Making our homes and businesses more energy efficient should be a no-brainer. Switching out incandescent light bulbs, upgrading our heating and air-conditioning systems and other improvements save energy and money, and reduce pollution.
Gov. Jerry Brown, center, arrives last October at Griffith Observatory with Senate President Pro Tem Kevin De León, right, and then-Assembly Speaker Toni Atkins, to sign landmark legislation to increase the state's renewable electricity use to 50 percent and doubling energy efficiency in existing buildings by 2030. Damian Dovarganes Associated Press file
Yet despite billions of dollars in taxpayer- and ratepayer-funded incentives and rebates, our efficiency efforts in California aren’t keeping pace with increasing electricity demand.
If we don’t make better progress, we won’t be able to achieve our long-term climate and energy goals. We’re also leaving a lot of money on the table. A recent state-commissioned study indicates there is two to three times greater economic efficiency potential in existing buildings than what is achievable via current programs that rely on rebates and incentives.
To date, California has relied on these programs, which encourage rather than require the adoption of energy-efficient equipment and monitoring. Yet they have been unable to achieve the deep reductions in energy use we need.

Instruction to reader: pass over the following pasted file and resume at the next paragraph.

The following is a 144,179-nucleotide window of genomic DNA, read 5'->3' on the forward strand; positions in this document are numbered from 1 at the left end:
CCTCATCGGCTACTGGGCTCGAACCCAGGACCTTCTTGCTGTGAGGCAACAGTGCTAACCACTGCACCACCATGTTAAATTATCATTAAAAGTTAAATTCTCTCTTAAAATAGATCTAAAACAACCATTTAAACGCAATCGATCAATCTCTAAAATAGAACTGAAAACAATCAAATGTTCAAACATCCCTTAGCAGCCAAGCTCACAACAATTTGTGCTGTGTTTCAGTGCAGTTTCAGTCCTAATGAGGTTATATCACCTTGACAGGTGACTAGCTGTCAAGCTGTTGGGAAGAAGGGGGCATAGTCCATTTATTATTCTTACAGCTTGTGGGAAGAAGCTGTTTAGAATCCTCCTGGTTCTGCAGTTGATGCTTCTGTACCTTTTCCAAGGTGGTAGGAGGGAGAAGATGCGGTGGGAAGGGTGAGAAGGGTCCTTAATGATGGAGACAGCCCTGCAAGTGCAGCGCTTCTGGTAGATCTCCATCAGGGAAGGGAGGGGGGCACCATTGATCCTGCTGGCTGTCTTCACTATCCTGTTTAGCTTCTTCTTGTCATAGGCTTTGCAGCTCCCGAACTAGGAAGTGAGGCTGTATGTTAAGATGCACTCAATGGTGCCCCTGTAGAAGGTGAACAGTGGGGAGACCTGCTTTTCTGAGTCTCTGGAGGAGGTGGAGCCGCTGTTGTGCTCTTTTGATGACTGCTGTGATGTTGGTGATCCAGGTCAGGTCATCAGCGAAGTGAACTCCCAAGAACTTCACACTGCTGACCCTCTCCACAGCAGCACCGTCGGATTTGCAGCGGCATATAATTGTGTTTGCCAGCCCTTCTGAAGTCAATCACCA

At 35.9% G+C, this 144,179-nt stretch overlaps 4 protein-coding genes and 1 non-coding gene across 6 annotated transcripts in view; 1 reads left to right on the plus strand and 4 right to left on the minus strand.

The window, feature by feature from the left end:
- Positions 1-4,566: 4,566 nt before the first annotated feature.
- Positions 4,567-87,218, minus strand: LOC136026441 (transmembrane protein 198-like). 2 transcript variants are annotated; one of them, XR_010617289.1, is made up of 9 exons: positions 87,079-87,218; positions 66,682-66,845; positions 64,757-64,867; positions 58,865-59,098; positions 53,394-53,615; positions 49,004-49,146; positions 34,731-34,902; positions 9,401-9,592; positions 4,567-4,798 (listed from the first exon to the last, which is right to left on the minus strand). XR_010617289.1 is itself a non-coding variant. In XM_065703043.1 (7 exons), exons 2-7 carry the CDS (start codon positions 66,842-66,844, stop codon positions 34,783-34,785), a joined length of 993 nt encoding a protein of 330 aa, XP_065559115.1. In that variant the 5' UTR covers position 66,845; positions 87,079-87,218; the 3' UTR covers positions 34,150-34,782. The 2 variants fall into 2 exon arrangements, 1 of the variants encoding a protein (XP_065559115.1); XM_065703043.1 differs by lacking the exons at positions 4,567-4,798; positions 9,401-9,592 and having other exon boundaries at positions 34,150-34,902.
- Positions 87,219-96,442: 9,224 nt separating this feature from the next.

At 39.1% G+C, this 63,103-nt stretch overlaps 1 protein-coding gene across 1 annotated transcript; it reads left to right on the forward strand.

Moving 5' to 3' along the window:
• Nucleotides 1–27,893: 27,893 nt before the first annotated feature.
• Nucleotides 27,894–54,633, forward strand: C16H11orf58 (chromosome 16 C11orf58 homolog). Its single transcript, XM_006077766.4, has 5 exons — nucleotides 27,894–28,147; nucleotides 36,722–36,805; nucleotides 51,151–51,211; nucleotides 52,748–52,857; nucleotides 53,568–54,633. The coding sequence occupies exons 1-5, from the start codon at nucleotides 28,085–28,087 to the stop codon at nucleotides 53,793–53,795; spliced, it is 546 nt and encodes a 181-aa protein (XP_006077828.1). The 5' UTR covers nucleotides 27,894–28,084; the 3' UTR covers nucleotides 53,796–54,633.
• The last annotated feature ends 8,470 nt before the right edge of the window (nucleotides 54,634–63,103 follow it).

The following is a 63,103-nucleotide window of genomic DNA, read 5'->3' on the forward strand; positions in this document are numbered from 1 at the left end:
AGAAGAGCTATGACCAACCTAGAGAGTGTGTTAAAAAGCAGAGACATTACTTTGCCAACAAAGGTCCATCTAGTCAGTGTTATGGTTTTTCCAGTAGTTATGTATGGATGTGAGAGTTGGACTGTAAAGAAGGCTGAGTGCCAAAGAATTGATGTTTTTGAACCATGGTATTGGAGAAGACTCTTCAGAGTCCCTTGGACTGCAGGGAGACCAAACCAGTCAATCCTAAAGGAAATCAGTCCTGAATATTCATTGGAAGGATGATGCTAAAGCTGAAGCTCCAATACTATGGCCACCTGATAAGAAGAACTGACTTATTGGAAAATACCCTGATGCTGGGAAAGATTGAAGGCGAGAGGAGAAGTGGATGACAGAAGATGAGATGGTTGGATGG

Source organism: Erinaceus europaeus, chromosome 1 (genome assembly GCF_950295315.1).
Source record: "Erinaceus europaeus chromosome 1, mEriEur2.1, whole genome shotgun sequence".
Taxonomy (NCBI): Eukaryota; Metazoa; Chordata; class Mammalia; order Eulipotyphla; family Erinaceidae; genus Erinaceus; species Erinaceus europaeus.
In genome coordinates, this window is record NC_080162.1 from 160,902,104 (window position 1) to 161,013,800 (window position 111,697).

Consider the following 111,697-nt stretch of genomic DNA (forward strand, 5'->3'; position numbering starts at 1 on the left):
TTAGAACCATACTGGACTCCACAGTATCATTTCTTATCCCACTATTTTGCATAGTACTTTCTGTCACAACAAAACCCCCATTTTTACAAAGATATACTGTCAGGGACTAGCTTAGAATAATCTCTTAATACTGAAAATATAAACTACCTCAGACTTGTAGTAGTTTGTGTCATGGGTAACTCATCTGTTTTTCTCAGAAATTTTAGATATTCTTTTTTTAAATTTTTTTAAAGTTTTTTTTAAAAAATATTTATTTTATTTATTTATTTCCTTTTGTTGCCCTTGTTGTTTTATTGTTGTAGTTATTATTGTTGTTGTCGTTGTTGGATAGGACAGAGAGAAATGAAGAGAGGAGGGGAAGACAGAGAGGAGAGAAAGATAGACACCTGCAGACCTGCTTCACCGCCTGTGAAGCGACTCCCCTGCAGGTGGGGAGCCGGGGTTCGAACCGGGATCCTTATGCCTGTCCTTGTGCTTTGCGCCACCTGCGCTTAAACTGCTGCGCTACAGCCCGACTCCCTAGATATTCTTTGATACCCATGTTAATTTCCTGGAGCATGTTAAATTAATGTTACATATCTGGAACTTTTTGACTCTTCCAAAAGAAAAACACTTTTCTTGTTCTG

A solution might be to emulate the success of rooftop solar. It has spread quickly in part because many companies offer no-money-down, long-term loans, backed by capital market investment. The same financing could work with energy-efficiency retrofits, since they also promise to reduce electricity bills at a steady rate.
So why is private capital sitting on the sidelines? Because, unlike with solar panels, we haven’t been able to reliably measure the energy we don’t use due to energy-efficiency measures in buildings – and provide the documented, standardized savings to attract large-scale financing.
Fortunately, technology is coming to the rescue. New software and methodologies can more accurately measure and verify the energy saved through efficiency improvements, and can account for a variety of factors, such as weather and building use.
But without a uniform, state-sanctioned methodology and technology standard, utilities will be reluctant to base incentives on the measured efficiency gains.
The state has an opportunity to remedy the problem. A new law, Assembly Bill 802, authorizes investor-owned utilities to experiment with advanced meters designed to measure savings.
As I argue in a new report, regulators should seize this chance to encourage utilities to develop aggressive energy-efficiency projects based on these emerging technologies.
Ultimately, the state will need to rethink the complex, consumer-financed energy-efficiency model and move toward simpler approaches that rely on emerging technologies. Given the need, now is the time to act boldly and seize the policy and technology opportunities in front of us.